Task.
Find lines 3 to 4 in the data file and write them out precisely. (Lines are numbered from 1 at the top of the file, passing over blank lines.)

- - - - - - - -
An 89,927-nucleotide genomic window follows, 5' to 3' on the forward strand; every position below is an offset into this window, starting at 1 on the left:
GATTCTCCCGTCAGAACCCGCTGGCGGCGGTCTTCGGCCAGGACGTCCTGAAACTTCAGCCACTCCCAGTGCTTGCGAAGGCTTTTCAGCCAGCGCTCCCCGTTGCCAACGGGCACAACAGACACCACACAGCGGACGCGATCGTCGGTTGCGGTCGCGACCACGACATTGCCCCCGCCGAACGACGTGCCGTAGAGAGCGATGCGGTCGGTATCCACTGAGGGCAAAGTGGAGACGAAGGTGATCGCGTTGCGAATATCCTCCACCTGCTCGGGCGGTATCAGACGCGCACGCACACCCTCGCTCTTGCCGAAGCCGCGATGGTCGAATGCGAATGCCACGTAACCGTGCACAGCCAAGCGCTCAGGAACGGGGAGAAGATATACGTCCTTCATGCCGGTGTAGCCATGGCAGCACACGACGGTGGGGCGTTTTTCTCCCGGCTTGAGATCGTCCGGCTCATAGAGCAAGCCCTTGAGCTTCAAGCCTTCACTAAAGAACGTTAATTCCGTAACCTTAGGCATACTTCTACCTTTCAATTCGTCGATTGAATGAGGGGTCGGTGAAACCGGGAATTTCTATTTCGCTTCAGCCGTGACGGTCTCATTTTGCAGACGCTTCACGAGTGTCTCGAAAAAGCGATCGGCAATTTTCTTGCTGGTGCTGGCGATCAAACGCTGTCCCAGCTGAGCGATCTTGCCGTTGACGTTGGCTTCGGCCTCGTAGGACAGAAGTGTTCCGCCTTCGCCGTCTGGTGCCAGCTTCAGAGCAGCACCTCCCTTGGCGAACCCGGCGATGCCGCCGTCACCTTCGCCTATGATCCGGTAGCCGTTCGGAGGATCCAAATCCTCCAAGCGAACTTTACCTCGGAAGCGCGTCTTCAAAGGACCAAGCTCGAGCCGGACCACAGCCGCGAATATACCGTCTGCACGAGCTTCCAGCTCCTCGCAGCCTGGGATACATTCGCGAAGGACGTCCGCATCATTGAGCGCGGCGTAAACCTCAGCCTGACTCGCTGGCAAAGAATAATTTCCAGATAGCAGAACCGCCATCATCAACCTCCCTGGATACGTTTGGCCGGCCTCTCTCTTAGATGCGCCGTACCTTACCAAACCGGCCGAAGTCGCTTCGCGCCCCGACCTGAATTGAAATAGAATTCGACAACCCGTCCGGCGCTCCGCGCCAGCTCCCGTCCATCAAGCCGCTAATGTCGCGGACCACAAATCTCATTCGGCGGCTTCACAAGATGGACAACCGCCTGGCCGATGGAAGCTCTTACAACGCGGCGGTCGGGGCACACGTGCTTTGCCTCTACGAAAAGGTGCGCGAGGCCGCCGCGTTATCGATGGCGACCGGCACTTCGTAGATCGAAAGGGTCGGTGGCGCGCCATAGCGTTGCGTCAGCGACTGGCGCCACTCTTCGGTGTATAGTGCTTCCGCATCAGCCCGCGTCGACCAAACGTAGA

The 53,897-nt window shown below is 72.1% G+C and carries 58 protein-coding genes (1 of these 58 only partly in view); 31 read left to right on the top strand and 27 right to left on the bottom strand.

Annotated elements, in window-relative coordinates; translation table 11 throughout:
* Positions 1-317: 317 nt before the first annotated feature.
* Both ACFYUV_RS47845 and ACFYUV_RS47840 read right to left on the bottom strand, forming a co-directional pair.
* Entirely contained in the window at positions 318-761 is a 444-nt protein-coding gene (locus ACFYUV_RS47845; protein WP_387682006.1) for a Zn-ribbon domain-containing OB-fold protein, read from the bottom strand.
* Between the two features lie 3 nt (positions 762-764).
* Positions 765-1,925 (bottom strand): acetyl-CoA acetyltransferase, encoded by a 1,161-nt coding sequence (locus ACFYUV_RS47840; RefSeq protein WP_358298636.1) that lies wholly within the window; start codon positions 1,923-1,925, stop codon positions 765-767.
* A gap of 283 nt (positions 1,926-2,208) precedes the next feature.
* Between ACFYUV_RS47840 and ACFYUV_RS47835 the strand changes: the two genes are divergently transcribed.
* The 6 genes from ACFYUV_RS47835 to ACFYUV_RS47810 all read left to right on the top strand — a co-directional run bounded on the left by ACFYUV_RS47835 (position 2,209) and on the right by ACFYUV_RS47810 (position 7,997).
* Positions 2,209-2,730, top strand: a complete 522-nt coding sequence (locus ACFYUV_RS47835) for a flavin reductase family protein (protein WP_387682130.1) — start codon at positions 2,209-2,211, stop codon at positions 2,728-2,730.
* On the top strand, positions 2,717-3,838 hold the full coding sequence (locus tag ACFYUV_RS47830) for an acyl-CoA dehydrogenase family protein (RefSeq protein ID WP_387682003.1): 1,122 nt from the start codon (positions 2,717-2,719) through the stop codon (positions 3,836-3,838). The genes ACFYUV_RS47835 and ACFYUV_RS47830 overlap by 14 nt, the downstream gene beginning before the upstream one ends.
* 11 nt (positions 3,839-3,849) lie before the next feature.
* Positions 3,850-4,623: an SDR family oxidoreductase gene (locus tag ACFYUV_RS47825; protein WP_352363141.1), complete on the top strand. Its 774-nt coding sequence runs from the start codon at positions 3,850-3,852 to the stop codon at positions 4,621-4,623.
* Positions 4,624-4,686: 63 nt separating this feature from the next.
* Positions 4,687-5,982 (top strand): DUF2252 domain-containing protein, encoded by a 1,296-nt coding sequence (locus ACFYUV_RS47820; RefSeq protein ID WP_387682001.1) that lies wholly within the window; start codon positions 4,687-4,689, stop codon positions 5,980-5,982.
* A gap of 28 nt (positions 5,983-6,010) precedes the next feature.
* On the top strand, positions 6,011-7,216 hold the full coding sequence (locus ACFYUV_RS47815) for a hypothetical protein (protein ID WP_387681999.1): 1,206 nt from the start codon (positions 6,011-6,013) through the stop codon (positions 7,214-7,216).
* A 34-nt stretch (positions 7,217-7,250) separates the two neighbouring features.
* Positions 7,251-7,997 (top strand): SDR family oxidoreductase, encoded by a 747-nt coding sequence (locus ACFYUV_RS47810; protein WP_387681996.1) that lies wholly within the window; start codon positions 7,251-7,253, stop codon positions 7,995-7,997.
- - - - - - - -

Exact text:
The 53,897-nt window shown below is 72.1% G+C and carries 58 protein-coding genes (1 of these 58 only partly in view); 31 read left to right on the top strand and 27 right to left on the bottom strand.

Annotated elements, in window-relative coordinates; translation table 11 throughout: